If you intend to design a doll dress, you will need to measure your doll. To start you will need to measure the doll from the crown and down to the toes. If you have a baby doll, you will need to measure the chest region. Usually, the dolls have wider chests. The leg measurements should include the internal and external areas, especially if you are designing trousers.

If you are creating a bodice, you want to measure the doll, starting at the center front, and at the baseline of the neck. Continue measure to the waistline. If you are creating yokes you want to start measuring the front center and to the equidistant of the armholes from the back of the neck.

How to design longer dresses:
You may have a doll that requires a longer dress at the waistline. Use your measuring tape lengthening it so that it meets with the bodice region where the armholes meet the body region between the ribs and the hips.

How to design wrist and shoulders:
You can add additional length to dolls with bent arms. Merely use your measuring tape and begin measuring at the elbow. Measure the sleeve length also.

How to design skirts:
If you intend to design a skirt measure the doll, starting at the waistline and continuing to the hips. Make room for hemming. When measuring your pattern always verify the length with the body of your doll. If the skirt does not fit properly, you can add insertions, using lace to create sides or edges farther apart. Use your inclusion lace, begin stitching panels of your tucked region, and insert into the lace. If you are stitching yoke fashions, party dress, christen, etc, use your fabric length to its entirety. You can hem the skirt also. If the right angle does not require hemming, you can hand sew. You can use the edges of your lace to stretch the length to the desired measure. If you are stitching, the round skirts use your inclusion lace and stitch along the edges while turning up the smaller area of your fabric. Pull up your yarn at the top of the lace until the hem is fitted.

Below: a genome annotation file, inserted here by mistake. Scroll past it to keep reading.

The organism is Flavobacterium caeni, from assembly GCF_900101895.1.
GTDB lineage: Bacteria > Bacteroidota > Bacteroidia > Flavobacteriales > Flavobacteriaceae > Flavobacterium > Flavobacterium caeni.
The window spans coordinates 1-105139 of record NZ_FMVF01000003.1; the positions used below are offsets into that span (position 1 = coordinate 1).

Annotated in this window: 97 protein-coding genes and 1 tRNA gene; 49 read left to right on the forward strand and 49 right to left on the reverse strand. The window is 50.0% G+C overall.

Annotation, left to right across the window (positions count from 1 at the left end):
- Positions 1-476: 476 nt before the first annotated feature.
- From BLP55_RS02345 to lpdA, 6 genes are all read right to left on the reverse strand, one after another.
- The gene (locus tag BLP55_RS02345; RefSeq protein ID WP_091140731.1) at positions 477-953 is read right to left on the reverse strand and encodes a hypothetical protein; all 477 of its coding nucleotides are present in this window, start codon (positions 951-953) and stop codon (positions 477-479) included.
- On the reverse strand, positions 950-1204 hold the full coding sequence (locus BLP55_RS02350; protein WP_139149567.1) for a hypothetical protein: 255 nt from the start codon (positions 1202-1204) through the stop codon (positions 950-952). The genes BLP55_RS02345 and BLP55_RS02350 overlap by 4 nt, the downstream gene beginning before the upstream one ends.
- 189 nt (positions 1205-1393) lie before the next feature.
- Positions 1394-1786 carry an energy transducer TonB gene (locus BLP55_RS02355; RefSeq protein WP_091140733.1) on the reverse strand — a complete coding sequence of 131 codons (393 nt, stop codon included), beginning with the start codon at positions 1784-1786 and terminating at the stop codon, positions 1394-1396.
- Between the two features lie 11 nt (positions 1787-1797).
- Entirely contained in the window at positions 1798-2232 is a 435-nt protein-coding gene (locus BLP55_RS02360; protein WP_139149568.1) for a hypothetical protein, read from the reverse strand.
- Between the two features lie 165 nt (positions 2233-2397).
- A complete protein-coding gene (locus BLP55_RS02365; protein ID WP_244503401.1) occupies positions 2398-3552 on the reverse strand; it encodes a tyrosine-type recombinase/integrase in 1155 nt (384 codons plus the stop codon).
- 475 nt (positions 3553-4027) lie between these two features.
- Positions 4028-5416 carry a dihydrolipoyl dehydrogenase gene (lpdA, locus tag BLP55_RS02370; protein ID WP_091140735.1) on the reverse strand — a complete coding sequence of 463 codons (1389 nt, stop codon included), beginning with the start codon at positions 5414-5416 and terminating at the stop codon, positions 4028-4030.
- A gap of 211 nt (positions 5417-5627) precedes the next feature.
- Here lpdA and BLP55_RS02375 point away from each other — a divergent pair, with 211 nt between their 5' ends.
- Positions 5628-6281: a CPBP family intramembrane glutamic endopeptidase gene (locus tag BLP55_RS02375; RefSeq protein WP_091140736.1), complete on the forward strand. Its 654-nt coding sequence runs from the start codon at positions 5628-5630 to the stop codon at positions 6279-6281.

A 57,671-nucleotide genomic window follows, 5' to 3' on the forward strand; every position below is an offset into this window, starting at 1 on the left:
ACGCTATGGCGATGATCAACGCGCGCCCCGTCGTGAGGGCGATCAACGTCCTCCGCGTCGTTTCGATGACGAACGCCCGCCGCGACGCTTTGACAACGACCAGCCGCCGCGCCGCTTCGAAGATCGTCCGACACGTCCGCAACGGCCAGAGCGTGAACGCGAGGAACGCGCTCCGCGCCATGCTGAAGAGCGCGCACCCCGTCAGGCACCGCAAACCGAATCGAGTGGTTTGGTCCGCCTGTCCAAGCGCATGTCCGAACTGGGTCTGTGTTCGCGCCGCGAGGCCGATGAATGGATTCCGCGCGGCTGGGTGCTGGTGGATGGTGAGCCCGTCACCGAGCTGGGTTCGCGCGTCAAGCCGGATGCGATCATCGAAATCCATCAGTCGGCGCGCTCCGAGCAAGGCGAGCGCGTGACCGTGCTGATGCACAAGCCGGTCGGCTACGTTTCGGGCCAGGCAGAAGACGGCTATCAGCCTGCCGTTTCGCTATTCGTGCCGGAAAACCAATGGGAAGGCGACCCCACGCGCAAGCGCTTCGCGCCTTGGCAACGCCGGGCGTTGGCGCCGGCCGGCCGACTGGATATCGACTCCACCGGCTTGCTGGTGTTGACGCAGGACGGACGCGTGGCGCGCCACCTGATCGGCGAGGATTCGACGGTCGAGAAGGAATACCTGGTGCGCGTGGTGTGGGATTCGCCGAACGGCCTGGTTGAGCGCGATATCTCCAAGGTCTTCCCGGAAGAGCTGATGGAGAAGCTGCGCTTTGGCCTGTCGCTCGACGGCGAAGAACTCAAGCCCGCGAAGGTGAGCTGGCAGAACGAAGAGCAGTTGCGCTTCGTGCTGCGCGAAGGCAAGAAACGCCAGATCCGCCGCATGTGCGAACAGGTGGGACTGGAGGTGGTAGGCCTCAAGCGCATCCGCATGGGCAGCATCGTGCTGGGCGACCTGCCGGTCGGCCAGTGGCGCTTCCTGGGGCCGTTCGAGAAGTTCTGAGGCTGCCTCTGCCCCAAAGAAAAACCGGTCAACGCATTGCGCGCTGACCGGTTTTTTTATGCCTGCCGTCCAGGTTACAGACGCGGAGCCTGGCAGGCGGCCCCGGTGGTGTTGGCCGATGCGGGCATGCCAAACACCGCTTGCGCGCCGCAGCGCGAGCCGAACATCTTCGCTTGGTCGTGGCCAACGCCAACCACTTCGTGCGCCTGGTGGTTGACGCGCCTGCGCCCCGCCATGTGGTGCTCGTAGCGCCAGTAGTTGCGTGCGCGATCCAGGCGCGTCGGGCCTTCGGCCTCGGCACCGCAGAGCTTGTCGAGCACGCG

How to measure shorts, trousers, underwear, etc.
To measure trousers, shorts and under garments start at the area where the legs join with the body (Crotch) and continue up to the front center.

How to adjust underwear:
If the dolls panties are tight, slash the side downward and add to your pattern.

Sometimes sewers must adjust their patterns so that the doll dress fits. To adjust patterns you will need to shape the fabric so that it matches your dolls figure. If you are adjusting baby doll dresses leave space, since the chest region is often broader.

How to lengthen patterns for bodice:
When you need to lengthen the fabric to fit your bodice, verify the areas before you start lengthening. For instance, if the waistline demands added space review the area to match a fit.

How to design sleeves:
If you need a full opening, add breadth, as well as altitude. Starting at the top of your pattern, shape your sleeves by slashing downward and working to the edge, while spreading your design to the preferred pattern.

If you need to adjust the sleeves, start by slashing downward toward the center sleeve and continue. You will need paper to stack the sleeve parts. Starting at the center, measure the desired length and opening, measuring the area side by side. Make sure that your top opening is consistent with the edge of your sleeves. Now add your altitude.